As far as Joe Collins was concerned, snakes have had a bad rap ever since the Garden of Eden.
Mr. Collins’ passion for herpetology inspired generations of students and outdoors enthusiasts.
“For 60 years, I have been obsessed with herpetology,” Mr. Collins said in a video shot by Dan Krull. “I make no apologies for it ... the thrill of discovery just can’t be beat.”
Mr. Collins, who founded the Center for North American Herpetology and was a former instructor at the University of Kansas, died Saturday of a heart attack in Florida. He was 72.
Mr. Collins and his wife, Suzanne, were on their annual five-week trip to document wildlife – such as snakes, turtles and alligators – when he was stricken.
“He was a great mentor to students of all ages, from the very smallest student who might come to him with a tiny little snake to Ph.D. students working on their dissertation,” Suzanne Collins said.
As news of his death spread, many of those who considered Mr. Collins a mentor offered tributes to him on Facebook.
“I remember all these excited kids (including me) running up to Joe with pillow cases full of snakes and lizards, and Joe being equally excited to educate them about what they found,” Mike Zerwekh of San Diego wrote in a forum dedicated to Mr. Collins. “Since then, I’ve made a lot of friends and had some great adventures finding the animals I love. If it wasn’t for Joe, I’m not sure any of that would have happened. He was a true inspiration ... ”
Snakes have a reputation for being evil, which Mr. Collins blamed on the biblical story. But he loved telling audiences how beneficial snakes are to the environment, Suzanne Collins said. They eat enormous numbers of insects and disease-carrying, crop-eating rodents.
“He considered reptiles and amphibians to be his animals,” she said. “He was so passionate and dedicated his life to it.”
Travis W. Taggart, curator of herpetology at the Sternberg Museum of Natural History at Fort Hays State University, said Mr. Collins’ enthusiasm was infectious.
“He really had an eye for people who were wide-eyed about herpetology,” Taggart said. “He was really good at nurturing it and feeding those interests.”
Most people have hobbies, Taggart said, but Mr. Collins didn’t. He was focused at all times on herpetology.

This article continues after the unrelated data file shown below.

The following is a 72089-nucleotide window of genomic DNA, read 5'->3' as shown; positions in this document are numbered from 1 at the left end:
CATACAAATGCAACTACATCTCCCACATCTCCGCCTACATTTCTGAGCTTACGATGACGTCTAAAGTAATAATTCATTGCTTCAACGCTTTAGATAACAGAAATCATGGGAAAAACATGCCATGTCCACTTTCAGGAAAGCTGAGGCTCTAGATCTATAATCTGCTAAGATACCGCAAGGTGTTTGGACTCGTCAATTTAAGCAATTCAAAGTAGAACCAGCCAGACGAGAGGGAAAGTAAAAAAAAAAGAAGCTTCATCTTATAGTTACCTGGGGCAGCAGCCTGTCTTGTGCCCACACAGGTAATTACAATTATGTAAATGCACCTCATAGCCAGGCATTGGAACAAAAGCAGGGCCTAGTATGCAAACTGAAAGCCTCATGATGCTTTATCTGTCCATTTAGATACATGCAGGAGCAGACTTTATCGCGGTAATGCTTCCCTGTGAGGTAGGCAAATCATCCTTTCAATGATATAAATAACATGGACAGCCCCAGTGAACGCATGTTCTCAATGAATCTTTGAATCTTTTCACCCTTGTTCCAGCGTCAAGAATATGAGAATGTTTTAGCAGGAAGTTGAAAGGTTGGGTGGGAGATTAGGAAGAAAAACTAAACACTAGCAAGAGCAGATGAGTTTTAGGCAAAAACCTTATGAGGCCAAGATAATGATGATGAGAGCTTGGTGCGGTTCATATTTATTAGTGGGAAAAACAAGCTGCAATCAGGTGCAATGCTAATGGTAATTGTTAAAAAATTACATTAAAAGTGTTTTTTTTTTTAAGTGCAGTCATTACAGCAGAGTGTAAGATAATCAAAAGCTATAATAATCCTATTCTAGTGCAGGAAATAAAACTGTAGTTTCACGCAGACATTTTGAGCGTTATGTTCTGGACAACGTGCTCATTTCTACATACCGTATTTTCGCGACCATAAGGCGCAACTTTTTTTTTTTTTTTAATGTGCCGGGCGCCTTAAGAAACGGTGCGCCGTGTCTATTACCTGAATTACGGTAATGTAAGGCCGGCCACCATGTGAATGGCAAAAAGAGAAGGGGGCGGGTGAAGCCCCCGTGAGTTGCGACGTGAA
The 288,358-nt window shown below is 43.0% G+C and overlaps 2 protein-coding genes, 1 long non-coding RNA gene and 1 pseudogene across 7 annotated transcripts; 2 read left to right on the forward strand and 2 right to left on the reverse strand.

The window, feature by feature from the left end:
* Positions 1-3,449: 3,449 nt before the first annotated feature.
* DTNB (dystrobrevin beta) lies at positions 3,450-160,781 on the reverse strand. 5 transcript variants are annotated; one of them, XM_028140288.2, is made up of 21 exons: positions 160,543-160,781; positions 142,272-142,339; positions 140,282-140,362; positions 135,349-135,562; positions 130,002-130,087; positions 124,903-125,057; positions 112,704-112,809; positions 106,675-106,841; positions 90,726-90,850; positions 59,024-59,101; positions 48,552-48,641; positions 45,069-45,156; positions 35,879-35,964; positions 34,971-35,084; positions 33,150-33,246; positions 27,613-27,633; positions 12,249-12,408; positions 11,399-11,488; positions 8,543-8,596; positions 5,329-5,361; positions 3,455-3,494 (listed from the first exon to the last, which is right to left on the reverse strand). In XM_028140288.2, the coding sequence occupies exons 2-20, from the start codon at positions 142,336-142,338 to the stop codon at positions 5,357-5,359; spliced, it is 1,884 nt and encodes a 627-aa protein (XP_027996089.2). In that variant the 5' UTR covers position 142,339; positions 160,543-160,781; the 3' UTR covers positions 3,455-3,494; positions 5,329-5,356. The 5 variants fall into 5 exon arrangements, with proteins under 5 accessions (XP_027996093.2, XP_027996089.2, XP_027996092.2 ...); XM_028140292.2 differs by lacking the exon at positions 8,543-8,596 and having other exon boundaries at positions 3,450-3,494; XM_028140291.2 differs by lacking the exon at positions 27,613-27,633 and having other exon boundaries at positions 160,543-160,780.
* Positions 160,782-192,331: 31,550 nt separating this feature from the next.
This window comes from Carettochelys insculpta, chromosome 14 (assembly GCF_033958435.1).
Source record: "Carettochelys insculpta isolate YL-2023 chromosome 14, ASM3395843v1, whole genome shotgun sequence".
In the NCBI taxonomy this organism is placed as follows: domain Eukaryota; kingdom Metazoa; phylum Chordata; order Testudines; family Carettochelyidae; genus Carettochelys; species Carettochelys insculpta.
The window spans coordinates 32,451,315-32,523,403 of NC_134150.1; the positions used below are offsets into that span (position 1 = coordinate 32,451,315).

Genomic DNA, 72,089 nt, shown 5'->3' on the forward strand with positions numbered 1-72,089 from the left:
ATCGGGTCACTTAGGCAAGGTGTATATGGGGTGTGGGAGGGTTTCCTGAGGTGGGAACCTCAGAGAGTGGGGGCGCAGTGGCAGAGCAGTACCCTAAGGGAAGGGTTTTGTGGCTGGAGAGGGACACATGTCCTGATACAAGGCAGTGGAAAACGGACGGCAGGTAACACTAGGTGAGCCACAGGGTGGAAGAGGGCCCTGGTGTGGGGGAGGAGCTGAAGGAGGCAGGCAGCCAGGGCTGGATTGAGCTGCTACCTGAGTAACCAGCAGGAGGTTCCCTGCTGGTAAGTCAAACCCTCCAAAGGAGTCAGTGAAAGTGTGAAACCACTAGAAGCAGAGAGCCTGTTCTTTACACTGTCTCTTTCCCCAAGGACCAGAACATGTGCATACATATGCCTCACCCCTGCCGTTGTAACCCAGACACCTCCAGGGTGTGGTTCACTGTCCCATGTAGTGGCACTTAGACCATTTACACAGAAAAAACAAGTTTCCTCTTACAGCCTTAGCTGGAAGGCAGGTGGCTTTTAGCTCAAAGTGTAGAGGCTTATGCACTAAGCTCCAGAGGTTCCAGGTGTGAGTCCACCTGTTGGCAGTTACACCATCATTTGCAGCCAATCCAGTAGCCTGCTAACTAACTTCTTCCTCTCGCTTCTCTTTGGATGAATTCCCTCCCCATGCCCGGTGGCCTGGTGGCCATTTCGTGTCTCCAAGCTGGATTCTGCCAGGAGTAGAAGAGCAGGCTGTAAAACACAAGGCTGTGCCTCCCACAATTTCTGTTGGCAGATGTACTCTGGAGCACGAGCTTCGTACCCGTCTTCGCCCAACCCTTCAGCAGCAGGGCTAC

“He woke up thinking about it, and he went to bed thinking about it,” Taggart said.
While Mr. Collins often said he disliked writing, he wrote numerous books. By his own count, he wrote more books about Kansas wildlife than anyone in the history of the state. That’s because he knew books were a vital way to convey information, said Bob Gress, director of the Great Plains Nature Center in Wichita.
Perhaps Mr. Collins’ proudest writing accomplishment was serving as co-author for a Peterson Field Guide: “Reptiles and Amphibians of Eastern and Central North America.” Snake enthusiasts consider it the bible of herpetology.
“He was one of those special people that could bridge the academia world with the hobbyist,” Gress said. “He brought interest to the masses.”
Taggart said he would talk to Mr. Collins frequently – about every other day – about one thing or another.
“I’ll miss those conversations,” he said. “You tend to take it for granted. There was a whole lot of wisdom there to tap into.
“It’s a little scary going forward not having that insight and that push.”
Taggart said his herpetology decisions will be guided by a simple question going forward: What would Joe have done if he were still here?
Mr. Collins’ legacy will continue to blossom in the years ahead, he said.
“He’s touched so many people, it can’t help but go on,” Taggart said. “He had so many great ideas and got so many things started.”
A memorial service will be held in Lawrence, Suzanne Collins said, but details haven’t been finalized.